2. Talk to your pediatrician.  Pediatricians are educated on said norms. They can also be a good referral resource for finding an SLP in your area. That being said, there is one exception: stuttering concerns.  If your child is stuttering and your pediatrician says “they will grow out of it”, you need to watch this carefully. Some stuttering IS outgrown, some is not. Stuttering is a time sensitive speech disorder needing remediation prior to a specific age, so waiting to see if it is “outgrown” is not a good plan of action.
  3. How is their functional communication? Is your child grade levels above in vocabulary but no one but you can understand them–or the opposite…they speak perfectly clear but have trouble putting together age-appropriate speech? These are both warning signals a speech/language evaluation may be merited, and perhaps speech language therapy might be in order.
  4. Depending on your state, swallowing/eating issues may or may not be addressed by an SLP (some states have OT do this therapy). Regardless if you suspect any concerns in this area you need to contact your primary care physician immediately.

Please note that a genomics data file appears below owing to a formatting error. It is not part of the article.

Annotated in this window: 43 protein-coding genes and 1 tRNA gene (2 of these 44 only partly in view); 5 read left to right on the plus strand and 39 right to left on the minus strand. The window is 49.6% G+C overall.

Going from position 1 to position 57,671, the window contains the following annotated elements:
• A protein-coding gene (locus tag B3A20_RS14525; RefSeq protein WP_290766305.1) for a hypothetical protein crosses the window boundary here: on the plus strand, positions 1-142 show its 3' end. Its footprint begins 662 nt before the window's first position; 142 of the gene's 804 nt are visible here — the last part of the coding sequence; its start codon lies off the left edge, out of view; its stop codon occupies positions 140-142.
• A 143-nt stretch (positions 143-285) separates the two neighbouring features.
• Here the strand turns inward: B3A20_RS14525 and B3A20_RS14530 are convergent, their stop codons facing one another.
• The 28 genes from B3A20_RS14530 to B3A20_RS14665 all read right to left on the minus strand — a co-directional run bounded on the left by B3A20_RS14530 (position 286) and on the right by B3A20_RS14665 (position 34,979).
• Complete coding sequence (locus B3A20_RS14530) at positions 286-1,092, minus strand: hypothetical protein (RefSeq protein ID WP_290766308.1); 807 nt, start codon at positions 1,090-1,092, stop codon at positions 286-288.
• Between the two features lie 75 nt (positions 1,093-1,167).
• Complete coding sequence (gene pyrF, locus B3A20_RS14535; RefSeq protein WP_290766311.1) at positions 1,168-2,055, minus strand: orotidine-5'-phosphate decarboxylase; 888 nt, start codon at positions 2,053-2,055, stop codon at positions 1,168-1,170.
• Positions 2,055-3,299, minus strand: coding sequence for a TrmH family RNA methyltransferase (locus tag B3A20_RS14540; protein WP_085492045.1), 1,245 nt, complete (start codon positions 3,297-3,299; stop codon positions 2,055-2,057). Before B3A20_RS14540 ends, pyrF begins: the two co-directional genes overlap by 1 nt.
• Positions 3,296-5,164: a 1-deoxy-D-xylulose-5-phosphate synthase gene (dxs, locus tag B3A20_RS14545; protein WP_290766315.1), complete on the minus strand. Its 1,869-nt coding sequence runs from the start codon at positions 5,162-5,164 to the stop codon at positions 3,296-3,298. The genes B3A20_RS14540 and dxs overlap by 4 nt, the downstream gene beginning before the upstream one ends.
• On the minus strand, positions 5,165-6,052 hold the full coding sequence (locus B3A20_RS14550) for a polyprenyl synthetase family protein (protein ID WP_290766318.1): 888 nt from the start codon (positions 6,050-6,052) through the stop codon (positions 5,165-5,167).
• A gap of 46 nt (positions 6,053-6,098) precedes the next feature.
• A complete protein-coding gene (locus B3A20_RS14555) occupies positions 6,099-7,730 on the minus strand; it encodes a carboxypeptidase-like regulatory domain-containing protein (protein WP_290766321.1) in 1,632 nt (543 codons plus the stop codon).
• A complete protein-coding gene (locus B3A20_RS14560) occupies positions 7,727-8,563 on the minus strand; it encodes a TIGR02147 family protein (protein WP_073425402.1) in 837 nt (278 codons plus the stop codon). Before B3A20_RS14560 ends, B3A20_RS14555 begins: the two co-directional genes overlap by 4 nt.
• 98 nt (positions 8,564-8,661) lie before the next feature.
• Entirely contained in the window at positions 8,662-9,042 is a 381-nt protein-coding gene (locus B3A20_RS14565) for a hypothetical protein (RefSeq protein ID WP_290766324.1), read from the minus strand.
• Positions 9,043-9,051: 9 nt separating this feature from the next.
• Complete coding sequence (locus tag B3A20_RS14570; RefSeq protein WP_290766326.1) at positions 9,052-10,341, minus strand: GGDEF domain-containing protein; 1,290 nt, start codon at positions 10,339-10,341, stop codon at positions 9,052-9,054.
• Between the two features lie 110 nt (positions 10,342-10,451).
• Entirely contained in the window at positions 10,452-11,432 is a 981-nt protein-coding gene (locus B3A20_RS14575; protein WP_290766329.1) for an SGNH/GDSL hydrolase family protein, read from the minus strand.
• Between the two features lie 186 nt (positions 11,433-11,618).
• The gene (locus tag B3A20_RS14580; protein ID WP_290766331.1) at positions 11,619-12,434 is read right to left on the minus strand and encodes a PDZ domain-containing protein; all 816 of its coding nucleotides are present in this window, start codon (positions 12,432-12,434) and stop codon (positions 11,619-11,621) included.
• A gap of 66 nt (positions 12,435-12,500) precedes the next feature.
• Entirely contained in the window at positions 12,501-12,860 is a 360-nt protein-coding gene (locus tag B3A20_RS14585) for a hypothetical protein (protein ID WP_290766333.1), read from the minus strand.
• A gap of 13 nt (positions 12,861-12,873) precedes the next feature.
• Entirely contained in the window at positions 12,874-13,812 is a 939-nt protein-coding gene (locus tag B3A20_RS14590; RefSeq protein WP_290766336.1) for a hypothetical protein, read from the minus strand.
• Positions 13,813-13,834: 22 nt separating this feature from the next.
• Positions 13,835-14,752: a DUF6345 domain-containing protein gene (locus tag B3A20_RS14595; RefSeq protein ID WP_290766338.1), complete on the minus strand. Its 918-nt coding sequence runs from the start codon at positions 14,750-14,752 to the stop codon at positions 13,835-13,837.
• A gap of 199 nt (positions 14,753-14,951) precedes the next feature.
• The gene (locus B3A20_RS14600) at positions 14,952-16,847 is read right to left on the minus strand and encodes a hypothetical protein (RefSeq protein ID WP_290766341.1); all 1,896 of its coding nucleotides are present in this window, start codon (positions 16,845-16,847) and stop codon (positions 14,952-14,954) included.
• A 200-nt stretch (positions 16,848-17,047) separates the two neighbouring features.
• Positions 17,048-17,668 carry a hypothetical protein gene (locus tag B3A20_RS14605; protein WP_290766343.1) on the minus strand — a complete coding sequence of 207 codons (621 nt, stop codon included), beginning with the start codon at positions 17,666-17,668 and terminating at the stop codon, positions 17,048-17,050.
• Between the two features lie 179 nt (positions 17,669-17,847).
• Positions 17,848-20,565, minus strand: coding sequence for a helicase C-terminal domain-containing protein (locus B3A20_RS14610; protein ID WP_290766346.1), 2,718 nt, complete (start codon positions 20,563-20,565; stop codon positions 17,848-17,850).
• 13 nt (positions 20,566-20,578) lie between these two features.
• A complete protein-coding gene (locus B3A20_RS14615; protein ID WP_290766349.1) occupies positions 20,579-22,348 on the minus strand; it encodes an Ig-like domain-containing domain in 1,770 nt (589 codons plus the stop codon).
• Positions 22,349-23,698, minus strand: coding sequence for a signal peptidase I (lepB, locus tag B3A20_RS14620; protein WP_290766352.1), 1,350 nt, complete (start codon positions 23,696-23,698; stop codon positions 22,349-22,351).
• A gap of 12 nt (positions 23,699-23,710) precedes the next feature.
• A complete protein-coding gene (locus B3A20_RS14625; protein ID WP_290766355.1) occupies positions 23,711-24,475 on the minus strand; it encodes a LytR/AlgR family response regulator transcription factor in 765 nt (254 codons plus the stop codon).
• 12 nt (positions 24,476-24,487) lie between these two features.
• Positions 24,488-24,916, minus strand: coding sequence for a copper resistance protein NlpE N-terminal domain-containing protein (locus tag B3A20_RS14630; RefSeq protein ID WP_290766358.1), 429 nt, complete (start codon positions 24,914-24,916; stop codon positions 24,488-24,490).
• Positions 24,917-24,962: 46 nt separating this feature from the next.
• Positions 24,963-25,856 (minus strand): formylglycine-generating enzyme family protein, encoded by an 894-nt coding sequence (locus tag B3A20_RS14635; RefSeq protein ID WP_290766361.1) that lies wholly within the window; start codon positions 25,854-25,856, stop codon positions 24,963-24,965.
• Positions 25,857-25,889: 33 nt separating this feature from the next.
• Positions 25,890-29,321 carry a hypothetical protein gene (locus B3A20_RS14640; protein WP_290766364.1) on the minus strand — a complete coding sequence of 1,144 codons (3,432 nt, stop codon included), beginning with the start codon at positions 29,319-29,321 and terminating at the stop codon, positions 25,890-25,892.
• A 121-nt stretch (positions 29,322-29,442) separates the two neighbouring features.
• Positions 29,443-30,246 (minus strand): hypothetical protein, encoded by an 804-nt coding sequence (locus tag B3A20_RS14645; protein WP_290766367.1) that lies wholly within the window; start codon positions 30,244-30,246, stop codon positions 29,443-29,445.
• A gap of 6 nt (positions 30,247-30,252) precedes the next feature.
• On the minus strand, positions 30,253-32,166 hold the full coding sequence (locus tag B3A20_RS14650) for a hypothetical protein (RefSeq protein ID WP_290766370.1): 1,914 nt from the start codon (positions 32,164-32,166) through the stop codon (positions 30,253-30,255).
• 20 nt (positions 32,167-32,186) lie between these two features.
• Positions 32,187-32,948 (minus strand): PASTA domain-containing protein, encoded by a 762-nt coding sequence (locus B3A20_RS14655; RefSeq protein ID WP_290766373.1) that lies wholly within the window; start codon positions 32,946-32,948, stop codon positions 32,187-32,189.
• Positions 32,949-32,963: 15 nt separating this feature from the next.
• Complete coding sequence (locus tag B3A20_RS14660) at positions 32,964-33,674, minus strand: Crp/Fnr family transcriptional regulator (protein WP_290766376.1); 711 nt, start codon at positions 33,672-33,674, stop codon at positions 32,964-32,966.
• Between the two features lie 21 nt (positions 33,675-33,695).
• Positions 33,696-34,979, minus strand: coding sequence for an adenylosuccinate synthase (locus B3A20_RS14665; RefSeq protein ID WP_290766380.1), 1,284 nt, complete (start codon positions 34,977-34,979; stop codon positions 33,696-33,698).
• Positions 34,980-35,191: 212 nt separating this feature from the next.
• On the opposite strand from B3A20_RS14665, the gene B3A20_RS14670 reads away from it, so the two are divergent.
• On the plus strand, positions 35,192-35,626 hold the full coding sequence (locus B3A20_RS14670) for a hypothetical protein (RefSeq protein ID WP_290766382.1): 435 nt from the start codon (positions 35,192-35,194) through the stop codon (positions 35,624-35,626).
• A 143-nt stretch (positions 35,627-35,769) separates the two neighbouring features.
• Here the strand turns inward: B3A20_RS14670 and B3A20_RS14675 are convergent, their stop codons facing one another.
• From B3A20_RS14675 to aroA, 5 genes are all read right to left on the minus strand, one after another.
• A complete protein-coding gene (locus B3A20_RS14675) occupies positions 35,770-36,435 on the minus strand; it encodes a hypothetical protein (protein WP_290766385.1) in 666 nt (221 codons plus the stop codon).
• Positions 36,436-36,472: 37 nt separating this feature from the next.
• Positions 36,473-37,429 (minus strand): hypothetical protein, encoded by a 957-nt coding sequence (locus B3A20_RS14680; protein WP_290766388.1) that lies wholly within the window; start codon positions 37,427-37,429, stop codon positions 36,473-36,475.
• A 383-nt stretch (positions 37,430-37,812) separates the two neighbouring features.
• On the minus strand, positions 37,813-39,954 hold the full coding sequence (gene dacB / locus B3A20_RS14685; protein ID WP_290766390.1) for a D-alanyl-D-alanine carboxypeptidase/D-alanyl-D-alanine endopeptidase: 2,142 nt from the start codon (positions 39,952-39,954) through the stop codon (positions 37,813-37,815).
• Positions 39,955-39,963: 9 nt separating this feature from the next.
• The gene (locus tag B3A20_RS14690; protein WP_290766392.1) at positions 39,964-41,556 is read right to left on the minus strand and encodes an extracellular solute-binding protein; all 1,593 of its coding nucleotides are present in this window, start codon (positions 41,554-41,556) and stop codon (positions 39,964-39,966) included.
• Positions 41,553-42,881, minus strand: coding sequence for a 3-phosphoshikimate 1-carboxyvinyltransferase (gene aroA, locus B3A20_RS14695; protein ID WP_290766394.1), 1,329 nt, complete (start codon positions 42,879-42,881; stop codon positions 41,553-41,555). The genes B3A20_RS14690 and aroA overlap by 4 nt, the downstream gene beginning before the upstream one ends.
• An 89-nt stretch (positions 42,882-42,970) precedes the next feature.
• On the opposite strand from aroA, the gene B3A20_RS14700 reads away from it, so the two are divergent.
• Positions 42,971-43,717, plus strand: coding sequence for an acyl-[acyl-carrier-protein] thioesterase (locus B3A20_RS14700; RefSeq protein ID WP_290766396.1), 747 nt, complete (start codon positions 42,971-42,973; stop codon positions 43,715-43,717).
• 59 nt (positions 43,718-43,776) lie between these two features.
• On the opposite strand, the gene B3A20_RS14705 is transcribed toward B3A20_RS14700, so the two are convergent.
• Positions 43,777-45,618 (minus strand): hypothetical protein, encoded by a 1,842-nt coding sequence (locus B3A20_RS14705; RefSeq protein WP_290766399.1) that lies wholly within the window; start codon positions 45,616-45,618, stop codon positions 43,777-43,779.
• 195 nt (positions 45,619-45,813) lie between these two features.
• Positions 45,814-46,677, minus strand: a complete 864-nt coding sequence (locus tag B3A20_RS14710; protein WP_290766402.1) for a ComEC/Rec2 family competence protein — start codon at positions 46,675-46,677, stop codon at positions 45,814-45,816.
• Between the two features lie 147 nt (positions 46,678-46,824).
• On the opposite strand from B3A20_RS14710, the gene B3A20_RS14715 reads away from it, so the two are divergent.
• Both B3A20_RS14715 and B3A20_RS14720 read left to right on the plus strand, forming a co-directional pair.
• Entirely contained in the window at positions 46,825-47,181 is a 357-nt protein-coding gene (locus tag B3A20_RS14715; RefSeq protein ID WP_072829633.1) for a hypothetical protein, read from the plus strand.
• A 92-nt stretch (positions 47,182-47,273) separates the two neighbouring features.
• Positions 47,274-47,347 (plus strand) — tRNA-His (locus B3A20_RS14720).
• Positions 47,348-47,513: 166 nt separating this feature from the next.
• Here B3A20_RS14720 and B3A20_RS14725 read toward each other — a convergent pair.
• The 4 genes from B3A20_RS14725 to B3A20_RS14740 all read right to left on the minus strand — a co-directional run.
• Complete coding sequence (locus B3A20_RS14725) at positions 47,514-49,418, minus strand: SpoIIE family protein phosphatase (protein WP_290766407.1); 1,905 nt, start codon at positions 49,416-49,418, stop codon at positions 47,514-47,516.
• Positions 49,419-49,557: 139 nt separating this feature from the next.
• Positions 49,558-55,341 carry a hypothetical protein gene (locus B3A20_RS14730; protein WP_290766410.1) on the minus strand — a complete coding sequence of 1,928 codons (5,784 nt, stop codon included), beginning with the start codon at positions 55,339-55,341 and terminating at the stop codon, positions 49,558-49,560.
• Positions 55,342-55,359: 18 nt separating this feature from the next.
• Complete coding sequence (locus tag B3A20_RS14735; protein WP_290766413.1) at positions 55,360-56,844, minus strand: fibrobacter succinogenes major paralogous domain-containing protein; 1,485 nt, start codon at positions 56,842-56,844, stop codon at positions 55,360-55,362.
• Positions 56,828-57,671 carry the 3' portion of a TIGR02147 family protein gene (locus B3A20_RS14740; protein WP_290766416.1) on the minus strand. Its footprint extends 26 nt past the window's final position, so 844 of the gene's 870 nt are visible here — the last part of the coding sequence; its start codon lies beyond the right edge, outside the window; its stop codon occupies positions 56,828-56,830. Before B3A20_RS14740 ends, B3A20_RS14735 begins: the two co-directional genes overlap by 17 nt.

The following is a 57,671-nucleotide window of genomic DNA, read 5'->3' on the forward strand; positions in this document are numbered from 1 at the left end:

This is not a comprehensive list; the area of speech/language pathology is vast and can include (but not limited to) the areas of speech, articulation (how sounds are produced) expressive language (what is said), receptive language (what is understood), swallowing disorders, oral motor weakness (when is excessive drool just excessive drool and when is it a problem needing speech language therapy? An SLP will know), social skills, play skills (0-3yrs), reading/writing disorders, stuttering, and more!

Children who have suffered prolonged illnesses or hospital stays, were preemies, or who have suffered an injury (head injury, for example) are at high risk for needing speech language therapy and pathology services.

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Katie is a Christian, a Jane Austen lover, a wife to her own Mr. Darcy and mother of 5 children, ages 11-1, including twins who have special needs. A pediatric speech language pathologist by trade for the past 17 years, she is back in graduate school working on a new masters in history and French, while continuing homeschooling. She misses sleep. She pens her sometimes fairly humorous tales of homeschooling, homemaking and homesteading journeys at the Brighton Park Blog and facebook page, and tweets about them as @kateinbrighton. She also wants to remind you that this guest post does not constitute the giving of medical advice.